by Ron Chernow
December 20, 2010 Even in boom times, family conversations about politics, money and race tend to be explosive, and arguments get even more heated when times are tough. Consuming this year's feast of great nonfiction books will deepen your knowledge of our struggling world — and maybe guarantee victory at the dinner table.
October 9, 2010 Reserved, remote, elusive and enigmatic, the childless Father of Our Country seems to many of us to have been born middle-aged, in uniform, with powdered hair and false teeth, atop his famous steed, Old Nelson. But in Washington: A Life, Ron Chernow makes the first president human again.
Gilbert Stuart's famous "Landsdowne portrait" of George Washington, painted in 1796.
AP/National Portrait Gallery, Smithsonian Institution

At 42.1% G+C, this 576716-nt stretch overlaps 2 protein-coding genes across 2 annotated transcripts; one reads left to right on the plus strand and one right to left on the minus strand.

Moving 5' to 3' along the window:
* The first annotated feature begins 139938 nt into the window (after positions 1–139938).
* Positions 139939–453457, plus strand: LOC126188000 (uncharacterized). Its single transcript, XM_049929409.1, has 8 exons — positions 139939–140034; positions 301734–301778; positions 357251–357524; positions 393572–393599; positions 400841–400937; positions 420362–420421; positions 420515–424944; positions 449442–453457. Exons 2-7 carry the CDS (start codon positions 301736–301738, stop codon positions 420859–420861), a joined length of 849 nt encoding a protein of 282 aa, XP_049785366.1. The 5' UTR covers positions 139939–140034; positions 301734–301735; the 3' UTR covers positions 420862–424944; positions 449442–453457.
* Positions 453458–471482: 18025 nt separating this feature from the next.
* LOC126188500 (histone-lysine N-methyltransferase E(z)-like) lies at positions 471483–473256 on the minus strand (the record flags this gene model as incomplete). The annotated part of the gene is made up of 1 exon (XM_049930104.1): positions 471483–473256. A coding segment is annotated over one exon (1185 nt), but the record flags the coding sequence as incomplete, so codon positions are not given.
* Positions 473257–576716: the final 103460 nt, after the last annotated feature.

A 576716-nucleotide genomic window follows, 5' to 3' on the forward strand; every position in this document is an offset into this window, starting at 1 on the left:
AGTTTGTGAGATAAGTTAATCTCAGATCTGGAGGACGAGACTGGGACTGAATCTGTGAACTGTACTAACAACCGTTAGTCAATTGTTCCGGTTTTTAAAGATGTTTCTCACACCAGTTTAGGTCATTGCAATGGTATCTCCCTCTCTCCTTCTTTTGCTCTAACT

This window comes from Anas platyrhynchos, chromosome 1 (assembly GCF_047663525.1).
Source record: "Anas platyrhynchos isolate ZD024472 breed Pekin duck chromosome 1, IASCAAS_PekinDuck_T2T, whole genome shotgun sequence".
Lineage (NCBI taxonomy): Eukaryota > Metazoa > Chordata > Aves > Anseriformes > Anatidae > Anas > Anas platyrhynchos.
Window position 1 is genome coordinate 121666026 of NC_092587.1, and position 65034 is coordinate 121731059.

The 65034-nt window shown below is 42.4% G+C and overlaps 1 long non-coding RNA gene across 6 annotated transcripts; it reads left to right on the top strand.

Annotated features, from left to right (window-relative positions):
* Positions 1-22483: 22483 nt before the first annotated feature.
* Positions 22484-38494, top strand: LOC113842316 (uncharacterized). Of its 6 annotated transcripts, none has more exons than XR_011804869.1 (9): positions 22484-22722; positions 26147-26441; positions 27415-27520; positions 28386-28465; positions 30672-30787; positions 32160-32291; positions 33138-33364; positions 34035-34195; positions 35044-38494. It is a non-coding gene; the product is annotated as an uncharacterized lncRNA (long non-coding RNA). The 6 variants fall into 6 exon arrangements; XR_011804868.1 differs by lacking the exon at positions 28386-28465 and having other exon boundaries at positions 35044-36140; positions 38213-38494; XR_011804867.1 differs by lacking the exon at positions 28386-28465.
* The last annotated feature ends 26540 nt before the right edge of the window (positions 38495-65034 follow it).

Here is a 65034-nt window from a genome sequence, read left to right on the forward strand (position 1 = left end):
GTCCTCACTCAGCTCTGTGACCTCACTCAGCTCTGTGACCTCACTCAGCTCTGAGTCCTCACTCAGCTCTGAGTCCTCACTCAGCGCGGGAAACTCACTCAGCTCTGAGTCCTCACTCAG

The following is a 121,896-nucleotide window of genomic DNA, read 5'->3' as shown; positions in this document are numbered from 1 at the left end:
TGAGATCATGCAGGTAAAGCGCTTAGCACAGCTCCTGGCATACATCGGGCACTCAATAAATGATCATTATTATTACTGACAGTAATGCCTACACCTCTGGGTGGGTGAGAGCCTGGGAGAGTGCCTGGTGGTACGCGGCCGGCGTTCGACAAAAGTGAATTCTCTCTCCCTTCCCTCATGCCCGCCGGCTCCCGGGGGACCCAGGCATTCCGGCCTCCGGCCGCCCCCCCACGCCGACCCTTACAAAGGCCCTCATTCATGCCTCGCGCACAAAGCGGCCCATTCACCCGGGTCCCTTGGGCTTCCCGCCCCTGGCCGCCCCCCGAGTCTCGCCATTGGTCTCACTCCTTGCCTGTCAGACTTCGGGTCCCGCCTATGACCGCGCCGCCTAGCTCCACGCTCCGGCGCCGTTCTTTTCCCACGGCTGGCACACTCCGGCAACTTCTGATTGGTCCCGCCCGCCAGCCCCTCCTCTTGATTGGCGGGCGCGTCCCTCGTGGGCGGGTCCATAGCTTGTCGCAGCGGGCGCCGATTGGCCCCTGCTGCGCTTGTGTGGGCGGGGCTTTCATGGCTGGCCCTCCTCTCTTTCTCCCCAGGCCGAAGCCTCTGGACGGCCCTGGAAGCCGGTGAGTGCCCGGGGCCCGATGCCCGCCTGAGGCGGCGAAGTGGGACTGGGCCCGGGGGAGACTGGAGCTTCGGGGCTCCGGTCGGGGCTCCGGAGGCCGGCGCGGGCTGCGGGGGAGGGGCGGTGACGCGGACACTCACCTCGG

October 5, 2010 Abigail Adams said that "simple truth" was George Washington's "greatest eulogy," and Ron Chernow proves it in his captivating new biography. Chernow keeps his distance from the founding father's mythology, and instead examines his foibles and triumphs.
<iframe src="http://www.npr.org/player/embed/130161943/130357065" width="100%" height="290" frameborder="0" scrolling="no">
December 29, 2004 Fluctuations in the nation's economic climate have left many in business to seek new ways of coping. As usual, dozens of authors have stepped forward with strategies of how to thrive in today's economy. Hear NPR's Steve Inskeep and Randall Rothenberg of Strategy and Business magazine.
NPR thanks our sponsors
Become an NPR sponsor
Support The Programs You Love